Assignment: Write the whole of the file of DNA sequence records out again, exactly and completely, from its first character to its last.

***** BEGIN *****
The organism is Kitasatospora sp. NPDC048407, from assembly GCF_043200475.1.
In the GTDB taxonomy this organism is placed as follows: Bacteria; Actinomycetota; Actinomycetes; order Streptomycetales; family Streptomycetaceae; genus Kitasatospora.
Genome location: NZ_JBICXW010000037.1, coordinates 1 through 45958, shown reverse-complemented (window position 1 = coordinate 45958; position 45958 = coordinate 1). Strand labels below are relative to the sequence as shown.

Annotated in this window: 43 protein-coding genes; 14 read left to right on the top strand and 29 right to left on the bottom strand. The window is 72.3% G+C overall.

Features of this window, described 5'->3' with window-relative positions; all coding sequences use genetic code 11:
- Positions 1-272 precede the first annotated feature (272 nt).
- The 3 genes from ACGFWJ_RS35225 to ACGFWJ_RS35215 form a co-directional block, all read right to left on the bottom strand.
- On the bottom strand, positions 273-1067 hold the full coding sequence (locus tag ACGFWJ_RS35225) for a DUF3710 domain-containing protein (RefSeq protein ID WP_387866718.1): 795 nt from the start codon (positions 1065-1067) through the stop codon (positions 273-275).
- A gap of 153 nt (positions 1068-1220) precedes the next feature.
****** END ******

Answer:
The organism is Kitasatospora sp. NPDC048407, from assembly GCF_043200475.1.
In the GTDB taxonomy this organism is placed as follows: Bacteria; Actinomycetota; Actinomycetes; order Streptomycetales; family Streptomycetaceae; genus Kitasatospora.
Genome location: NZ_JBICXW010000037.1, coordinates 1 through 45958, shown reverse-complemented (window position 1 = coordinate 45958; position 45958 = coordinate 1). Strand labels below are relative to the sequence as shown.

Annotated in this window: 43 protein-coding genes; 14 read left to right on the top strand and 29 right to left on the bottom strand. The window is 72.3% G+C overall.

Features of this window, described 5'->3' with window-relative positions; all coding sequences use genetic code 11:
- Positions 1-272 precede the first annotated feature (272 nt).
- The 3 genes from ACGFWJ_RS35225 to ACGFWJ_RS35215 form a co-directional block, all read right to left on the bottom strand.
- On the bottom strand, positions 273-1067 hold the full coding sequence (locus tag ACGFWJ_RS35225) for a DUF3710 domain-containing protein (RefSeq protein ID WP_387866718.1): 795 nt from the start codon (positions 1065-1067) through the stop codon (positions 273-275).
- A gap of 153 nt (positions 1068-1220) precedes the next feature.